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I can't believe I forgot this one, I often ask both my wife (who's a few years older than me) and my grandma how in the world people got by in those ancient days (up until around 2000 or so) when people could not check their bank accounts online or use debit cards that took the money out right away in real time?  Can you imagine having to manually keep a check register and it could be up to a month (when you get your statement/canceled checks) before you even knew anything went wrong?  And if you go even further back, how about having to present a passbook to your teller and they have to manually add/subtract from it when you deposit/withdraw money from that account?

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1 minute ago, Estil said:

I can't believe I forgot this one, I often ask both my wife (who's a few years older than me) and my grandma how in the world people got by in those ancient days (up until around 2000 or so) when people could not check their bank accounts online or use debit cards that took the money out right away in real time?  Can you imagine having to manually keep a check register and it could be up to a month (when you get your statement/canceled checks) before you even knew anything went wrong?  And if you go even further back, how about having to present a passbook to your teller and they have to manually add/subtract from it when you deposit/withdraw money from that account?

I'm as old as you are and I had to keep a check book.  In fact, I kept a check book up until probably 2004 or 2005.  Even if you had an online account (I used mine for the first time in 1999), debits would some times take 2-4 days to clear so if you didn't pay attention, you could easily over draft.  That was NOT something I wanted to do in college.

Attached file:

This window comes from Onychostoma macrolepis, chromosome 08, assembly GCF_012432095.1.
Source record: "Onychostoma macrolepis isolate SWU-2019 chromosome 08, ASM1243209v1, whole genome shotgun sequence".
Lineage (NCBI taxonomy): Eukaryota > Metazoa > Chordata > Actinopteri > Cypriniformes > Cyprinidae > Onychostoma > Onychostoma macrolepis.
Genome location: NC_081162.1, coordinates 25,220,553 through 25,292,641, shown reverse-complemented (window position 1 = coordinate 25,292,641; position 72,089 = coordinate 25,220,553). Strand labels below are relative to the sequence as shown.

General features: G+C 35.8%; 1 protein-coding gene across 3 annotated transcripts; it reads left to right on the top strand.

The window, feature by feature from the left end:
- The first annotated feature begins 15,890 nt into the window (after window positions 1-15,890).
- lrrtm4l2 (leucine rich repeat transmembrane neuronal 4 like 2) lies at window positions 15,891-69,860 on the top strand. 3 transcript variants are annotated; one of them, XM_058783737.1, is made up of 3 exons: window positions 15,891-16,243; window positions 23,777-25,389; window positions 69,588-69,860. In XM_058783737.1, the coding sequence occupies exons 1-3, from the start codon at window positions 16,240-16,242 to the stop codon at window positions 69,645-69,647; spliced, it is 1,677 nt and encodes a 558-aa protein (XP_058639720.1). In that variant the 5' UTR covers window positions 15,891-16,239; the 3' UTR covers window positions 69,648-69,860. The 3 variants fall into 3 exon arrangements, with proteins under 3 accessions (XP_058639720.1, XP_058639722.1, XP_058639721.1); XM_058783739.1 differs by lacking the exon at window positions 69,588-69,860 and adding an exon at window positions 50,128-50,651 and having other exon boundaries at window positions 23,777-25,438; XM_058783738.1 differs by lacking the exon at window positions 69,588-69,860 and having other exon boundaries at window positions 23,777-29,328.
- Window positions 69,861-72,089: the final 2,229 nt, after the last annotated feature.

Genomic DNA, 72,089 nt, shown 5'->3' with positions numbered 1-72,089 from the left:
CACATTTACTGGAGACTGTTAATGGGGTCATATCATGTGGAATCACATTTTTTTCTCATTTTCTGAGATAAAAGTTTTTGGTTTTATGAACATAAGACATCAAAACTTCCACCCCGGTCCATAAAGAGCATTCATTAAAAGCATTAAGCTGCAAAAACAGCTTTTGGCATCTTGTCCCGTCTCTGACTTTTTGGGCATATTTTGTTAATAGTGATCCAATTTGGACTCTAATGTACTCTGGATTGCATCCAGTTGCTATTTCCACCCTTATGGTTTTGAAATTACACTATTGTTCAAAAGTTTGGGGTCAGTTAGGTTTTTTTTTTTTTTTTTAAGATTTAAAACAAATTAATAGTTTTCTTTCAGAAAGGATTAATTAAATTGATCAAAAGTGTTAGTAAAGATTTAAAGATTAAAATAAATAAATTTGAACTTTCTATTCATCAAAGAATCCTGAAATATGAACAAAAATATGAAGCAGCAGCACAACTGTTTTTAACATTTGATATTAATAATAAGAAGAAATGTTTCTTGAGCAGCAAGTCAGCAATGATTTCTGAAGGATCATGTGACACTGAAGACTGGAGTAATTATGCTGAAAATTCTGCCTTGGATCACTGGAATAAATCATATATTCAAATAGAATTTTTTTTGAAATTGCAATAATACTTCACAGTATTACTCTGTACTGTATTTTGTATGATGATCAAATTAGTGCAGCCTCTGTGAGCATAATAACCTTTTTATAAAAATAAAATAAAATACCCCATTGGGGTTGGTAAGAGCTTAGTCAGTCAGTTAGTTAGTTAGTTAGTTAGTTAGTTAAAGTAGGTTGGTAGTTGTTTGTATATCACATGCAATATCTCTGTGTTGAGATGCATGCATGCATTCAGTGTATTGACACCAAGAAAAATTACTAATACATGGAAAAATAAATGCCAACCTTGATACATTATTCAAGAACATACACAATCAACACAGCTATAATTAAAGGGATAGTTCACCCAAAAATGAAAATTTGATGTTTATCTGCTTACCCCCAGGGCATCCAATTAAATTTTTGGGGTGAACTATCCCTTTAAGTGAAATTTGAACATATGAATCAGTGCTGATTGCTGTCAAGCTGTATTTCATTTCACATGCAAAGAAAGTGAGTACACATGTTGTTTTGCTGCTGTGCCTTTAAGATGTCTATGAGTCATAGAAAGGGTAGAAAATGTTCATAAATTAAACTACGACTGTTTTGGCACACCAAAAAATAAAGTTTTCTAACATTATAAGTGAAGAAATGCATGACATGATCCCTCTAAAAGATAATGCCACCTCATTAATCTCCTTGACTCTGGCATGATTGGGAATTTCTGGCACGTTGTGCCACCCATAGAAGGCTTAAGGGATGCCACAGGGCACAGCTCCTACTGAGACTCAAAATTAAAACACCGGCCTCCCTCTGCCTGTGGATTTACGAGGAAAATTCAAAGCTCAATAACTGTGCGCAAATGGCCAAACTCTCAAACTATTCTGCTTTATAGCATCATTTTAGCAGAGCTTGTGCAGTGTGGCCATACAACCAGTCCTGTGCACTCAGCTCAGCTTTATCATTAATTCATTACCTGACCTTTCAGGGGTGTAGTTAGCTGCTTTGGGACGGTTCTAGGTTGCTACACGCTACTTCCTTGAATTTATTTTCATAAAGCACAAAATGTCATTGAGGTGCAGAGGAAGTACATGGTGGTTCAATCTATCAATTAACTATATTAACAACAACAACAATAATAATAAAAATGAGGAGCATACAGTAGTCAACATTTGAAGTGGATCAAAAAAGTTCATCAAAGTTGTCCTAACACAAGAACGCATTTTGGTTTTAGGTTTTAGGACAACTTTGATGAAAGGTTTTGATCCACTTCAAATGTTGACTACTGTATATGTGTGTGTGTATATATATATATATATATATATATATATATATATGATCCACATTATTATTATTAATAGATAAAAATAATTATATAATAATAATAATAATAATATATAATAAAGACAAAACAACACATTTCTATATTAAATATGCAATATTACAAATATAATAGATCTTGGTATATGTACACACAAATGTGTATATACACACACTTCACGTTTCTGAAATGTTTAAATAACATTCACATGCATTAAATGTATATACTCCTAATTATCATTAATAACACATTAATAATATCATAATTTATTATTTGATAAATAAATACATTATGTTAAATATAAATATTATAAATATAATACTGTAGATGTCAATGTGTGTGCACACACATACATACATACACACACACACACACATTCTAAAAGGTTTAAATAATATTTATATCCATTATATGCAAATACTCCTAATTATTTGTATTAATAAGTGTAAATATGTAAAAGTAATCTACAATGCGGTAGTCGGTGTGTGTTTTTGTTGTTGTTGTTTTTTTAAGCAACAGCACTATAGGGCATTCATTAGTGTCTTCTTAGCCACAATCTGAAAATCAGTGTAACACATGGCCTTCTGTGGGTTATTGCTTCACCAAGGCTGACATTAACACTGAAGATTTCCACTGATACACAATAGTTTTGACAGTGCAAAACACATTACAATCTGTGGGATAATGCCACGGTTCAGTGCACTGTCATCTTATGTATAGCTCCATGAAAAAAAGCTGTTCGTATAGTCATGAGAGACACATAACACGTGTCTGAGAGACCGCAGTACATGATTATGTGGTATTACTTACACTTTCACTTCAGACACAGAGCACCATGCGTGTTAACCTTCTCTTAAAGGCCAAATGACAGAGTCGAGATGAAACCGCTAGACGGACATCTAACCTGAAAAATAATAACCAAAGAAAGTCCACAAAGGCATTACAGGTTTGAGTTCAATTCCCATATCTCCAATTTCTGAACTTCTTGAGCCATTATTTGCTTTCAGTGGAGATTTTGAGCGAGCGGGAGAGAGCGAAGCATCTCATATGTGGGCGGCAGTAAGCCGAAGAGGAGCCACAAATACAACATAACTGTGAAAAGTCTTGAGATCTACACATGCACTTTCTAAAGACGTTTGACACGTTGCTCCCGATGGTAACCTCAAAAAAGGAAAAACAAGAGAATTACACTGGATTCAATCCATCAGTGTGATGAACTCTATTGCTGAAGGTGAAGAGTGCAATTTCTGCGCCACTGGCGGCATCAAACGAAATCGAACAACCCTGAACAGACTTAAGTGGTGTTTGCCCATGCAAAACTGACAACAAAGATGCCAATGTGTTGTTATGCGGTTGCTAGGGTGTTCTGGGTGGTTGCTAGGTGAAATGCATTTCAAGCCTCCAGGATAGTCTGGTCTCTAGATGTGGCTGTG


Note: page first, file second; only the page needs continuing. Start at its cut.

What changed in 2004 is I started using a tool that could auto-pull my payments into a budget system.  Regardless, my wife and I still manually enter our transactions and these tools auto-match what we entered.

TL;DR: You should probably still do this, it's just considerably easier and you can completely do this online.

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Here's a fairly obscure one for ya...remember how we had David Copperfield and other magicians (or more accurately illusionists) and how there was no way you could figure out how the tricks were done back then as is the traditional "a magician never reveals their secrets"?  And what a HUGE deal it was the four part mini-series Magic's Biggest Secrets Finally Revealed?